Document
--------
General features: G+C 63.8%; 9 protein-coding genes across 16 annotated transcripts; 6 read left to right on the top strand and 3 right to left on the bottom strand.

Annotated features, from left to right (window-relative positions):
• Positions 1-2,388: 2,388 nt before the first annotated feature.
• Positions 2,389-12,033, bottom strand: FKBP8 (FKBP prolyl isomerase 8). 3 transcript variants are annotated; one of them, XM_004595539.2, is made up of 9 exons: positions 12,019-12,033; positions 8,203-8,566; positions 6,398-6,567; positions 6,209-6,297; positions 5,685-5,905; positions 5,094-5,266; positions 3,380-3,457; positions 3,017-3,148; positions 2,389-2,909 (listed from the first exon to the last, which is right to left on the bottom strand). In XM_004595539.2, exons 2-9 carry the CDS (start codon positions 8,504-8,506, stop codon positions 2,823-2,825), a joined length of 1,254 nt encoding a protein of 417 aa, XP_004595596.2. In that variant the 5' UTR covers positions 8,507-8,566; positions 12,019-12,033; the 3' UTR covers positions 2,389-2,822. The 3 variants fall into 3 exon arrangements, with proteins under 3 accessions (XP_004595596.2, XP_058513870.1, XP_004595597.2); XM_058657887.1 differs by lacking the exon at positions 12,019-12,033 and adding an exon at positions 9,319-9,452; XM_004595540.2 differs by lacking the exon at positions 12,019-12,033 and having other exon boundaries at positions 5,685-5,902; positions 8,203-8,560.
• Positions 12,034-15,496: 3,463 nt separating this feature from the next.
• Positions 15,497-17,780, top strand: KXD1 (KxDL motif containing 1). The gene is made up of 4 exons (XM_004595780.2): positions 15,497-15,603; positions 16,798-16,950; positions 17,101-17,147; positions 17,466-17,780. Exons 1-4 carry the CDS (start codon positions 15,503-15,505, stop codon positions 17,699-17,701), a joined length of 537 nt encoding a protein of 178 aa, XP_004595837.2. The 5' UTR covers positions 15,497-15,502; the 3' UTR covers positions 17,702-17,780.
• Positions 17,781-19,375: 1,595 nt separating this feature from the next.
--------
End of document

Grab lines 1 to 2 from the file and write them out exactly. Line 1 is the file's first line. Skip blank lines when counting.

General features: G+C 63.8%; 9 protein-coding genes across 16 annotated transcripts; 6 read left to right on the top strand and 3 right to left on the bottom strand.

Annotated features, from left to right (window-relative positions):